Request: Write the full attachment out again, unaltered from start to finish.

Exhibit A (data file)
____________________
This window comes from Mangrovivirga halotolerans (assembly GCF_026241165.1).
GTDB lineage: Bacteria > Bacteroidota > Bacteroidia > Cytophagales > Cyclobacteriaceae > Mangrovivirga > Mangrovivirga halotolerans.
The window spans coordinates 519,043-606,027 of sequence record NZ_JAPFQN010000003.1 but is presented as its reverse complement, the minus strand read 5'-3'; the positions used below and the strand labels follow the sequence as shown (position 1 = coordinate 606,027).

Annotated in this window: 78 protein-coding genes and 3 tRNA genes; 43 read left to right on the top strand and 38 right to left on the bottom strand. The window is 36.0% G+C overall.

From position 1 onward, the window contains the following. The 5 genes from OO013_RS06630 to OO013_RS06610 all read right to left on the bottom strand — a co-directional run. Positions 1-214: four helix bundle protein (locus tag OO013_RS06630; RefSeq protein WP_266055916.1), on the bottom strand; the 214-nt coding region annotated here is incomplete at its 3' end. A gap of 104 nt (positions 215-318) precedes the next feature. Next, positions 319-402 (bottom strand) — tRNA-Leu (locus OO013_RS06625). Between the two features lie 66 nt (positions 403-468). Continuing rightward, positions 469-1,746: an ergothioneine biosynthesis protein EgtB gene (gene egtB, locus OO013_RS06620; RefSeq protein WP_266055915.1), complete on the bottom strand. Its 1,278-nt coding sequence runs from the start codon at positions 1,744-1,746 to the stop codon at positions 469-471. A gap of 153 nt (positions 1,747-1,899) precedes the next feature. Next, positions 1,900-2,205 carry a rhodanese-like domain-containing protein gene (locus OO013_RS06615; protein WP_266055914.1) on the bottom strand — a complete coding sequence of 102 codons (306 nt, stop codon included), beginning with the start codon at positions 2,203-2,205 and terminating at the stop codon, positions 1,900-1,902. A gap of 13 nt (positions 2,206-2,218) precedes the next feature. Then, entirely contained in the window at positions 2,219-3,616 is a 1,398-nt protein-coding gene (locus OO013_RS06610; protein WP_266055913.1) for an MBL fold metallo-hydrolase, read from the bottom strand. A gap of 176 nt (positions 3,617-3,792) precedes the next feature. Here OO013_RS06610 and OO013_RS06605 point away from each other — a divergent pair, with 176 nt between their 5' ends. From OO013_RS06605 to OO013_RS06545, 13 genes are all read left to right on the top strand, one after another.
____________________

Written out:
This window comes from Mangrovivirga halotolerans (assembly GCF_026241165.1).
GTDB lineage: Bacteria > Bacteroidota > Bacteroidia > Cytophagales > Cyclobacteriaceae > Mangrovivirga > Mangrovivirga halotolerans.
The window spans coordinates 519,043-606,027 of sequence record NZ_JAPFQN010000003.1 but is presented as its reverse complement, the minus strand read 5'-3'; the positions used below and the strand labels follow the sequence as shown (position 1 = coordinate 606,027).

Annotated in this window: 78 protein-coding genes and 3 tRNA genes; 43 read left to right on the top strand and 38 right to left on the bottom strand. The window is 36.0% G+C overall.

From position 1 onward, the window contains the following. The 5 genes from OO013_RS06630 to OO013_RS06610 all read right to left on the bottom strand — a co-directional run. Positions 1-214: four helix bundle protein (locus tag OO013_RS06630; RefSeq protein WP_266055916.1), on the bottom strand; the 214-nt coding region annotated here is incomplete at its 3' end. A gap of 104 nt (positions 215-318) precedes the next feature. Next, positions 319-402 (bottom strand) — tRNA-Leu (locus OO013_RS06625). Between the two features lie 66 nt (positions 403-468). Continuing rightward, positions 469-1,746: an ergothioneine biosynthesis protein EgtB gene (gene egtB, locus OO013_RS06620; RefSeq protein WP_266055915.1), complete on the bottom strand. Its 1,278-nt coding sequence runs from the start codon at positions 1,744-1,746 to the stop codon at positions 469-471. A gap of 153 nt (positions 1,747-1,899) precedes the next feature. Next, positions 1,900-2,205 carry a rhodanese-like domain-containing protein gene (locus OO013_RS06615; protein WP_266055914.1) on the bottom strand — a complete coding sequence of 102 codons (306 nt, stop codon included), beginning with the start codon at positions 2,203-2,205 and terminating at the stop codon, positions 1,900-1,902. A gap of 13 nt (positions 2,206-2,218) precedes the next feature. Then, entirely contained in the window at positions 2,219-3,616 is a 1,398-nt protein-coding gene (locus OO013_RS06610; protein WP_266055913.1) for an MBL fold metallo-hydrolase, read from the bottom strand. A gap of 176 nt (positions 3,617-3,792) precedes the next feature. Here OO013_RS06610 and OO013_RS06605 point away from each other — a divergent pair, with 176 nt between their 5' ends. From OO013_RS06605 to OO013_RS06545, 13 genes are all read left to right on the top strand, one after another.